Five Ways the Federal Reserve’s Rate Hike Will Affect Your Finances

The Federal Reserve raised rates again for the third time in a series of “supersize” rate hikes that Fed Chairman Jerome Powell said should continue to try to bring inflation down aggressively.

The Fed is on a historic campaign to try to push borrowing costs high enough to lower a 40-year high for inflation in the US economy.

Credit card fees

Credit card debt will become more expensive as the Federal Reserve raises rates. Interest rates for consumers debt “tend to track the federal funds rate,” Forbes reported.

The Fed’s key interest rate affects how much commercial banks charge each other for short-term loans. The higher the Fed rate, the more expensive it is to borrow money, even between financial institutions.

RELATED: Rising interest rates are forcing families into the ‘credit card trap’


After the Federal Reserve raised interest rates again on Wednesday, sales of existing homes are expected to fall.

The number of homes sold in the United States fell about 20% in August 2022 compared to the same period a year earlier, the National Association of Realtors (NAR) said in a recent report.

NAR said based on the seasonally adjusted annual rate of 4.80 million homes sold, it was down from 5.99 million a year ago.

Short-term, floating-rate home loans, like adjustable-rate mortgages (ARMs) and home equity loans (HELOCs), are tied directly to the Federal Reserve funds rate, so mortgage rates these loans will follow Fed policy hikes. assess hikes, Forbes reported.

Savings account rates are rising, which is good for savers

The higher the Fed’s policy rate, the greater the impact on savings account returns.

Although there is no direct link between federal funds and deposit rates, according to Forbes, banks have been observed slowly increasing annual percentage yields (APY) on deposit accounts.

These deposit accounts include savings accounts. Financial institutions do this to attract more deposits so they have more money on hand.

Deposit account certificate rates are also increasing.

Greg McBride, CFA and Chief Financial Analyst at Bankrate, said“Rising rates are good for savers – if you’re looking in the right place.”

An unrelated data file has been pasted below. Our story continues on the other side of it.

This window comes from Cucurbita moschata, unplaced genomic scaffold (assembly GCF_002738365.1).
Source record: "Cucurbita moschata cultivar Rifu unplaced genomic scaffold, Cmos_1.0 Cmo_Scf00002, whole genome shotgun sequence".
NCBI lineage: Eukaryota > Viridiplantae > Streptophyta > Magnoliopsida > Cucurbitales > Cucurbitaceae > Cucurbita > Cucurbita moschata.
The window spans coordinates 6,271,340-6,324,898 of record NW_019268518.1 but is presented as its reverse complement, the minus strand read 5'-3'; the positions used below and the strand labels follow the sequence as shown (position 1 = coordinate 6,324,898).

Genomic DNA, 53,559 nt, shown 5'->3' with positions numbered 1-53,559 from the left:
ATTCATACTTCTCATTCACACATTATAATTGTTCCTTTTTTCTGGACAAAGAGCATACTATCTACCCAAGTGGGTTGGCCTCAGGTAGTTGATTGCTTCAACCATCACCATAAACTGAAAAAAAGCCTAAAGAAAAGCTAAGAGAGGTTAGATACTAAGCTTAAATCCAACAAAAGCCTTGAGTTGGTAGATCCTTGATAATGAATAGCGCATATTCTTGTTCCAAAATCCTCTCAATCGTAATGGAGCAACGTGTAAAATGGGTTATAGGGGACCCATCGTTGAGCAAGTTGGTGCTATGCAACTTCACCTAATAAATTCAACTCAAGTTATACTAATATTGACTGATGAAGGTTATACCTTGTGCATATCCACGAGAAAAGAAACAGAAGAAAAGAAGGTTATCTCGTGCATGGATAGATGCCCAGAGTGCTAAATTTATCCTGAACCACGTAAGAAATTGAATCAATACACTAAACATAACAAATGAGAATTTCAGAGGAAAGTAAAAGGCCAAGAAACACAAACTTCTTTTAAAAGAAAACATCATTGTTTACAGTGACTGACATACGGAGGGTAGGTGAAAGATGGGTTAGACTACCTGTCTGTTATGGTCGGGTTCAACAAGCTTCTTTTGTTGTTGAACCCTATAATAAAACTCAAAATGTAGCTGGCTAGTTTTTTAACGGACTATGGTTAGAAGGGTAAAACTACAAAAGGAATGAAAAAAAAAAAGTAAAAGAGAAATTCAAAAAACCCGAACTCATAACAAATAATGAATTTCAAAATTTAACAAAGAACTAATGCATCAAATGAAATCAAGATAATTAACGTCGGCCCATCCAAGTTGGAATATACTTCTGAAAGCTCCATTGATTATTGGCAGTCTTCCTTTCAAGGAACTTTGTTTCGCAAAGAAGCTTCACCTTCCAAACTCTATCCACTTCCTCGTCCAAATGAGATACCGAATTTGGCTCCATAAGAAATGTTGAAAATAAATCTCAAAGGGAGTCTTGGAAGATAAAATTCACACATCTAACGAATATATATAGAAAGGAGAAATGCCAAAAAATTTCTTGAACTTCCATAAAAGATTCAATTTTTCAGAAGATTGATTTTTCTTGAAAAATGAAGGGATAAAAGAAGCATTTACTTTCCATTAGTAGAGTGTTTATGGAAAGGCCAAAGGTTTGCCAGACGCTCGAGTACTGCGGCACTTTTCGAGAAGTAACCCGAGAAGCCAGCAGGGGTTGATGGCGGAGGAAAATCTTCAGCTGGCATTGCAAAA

He said: “The best performing savings accounts and certificates of deposit available nationally have increased significantly since the start of the year and are now at the highest levels since 2009.”

“Of course, gaining 2.5% or 3% isn’t all that exciting when inflation is north of 8%, so continued rate hikes should bode well for savers – pushing yields higher. and possibly lower inflation,” McBride said.

Stock and Cryptocurrency Investors Will See Changes

Experts say investors should see heightened stock market volatility and sudden declines as the Federal Reserve has signaled it will continue to raise rates until inflation is under control.

People who watch the financial news will have noticed that the S&P 500 has spent 2022 in a slump amid rate hikes as investors wait for rates to halt or come back down.

Cryptocurrencies have felt the heat since late 2021 as the Federal Reserve announced its plan to reduce liquidity in the US financial system, Reported discount rate.

Digital currencies like Bitcoin, Ethereum and others had been on a solid and steady downtrend for months before crashing.

Changes will be seen in the US federal government

The US national debt is approaching $31 trillion. The government will face historic challenges as it borrows new money. That said, as reported by Bankrate, interest rates on debt are still considered historically at attractive levels, depending on your perspective.

Yields on 10- and 30-year Treasury bills are well below inflation, economists note. As inflation remains above interest rates, the government can take advantage of the situation.

Economists have noted that the more the government’s budget deficit isthe more people tend to save in anticipation of higher future taxes.

Comments are closed.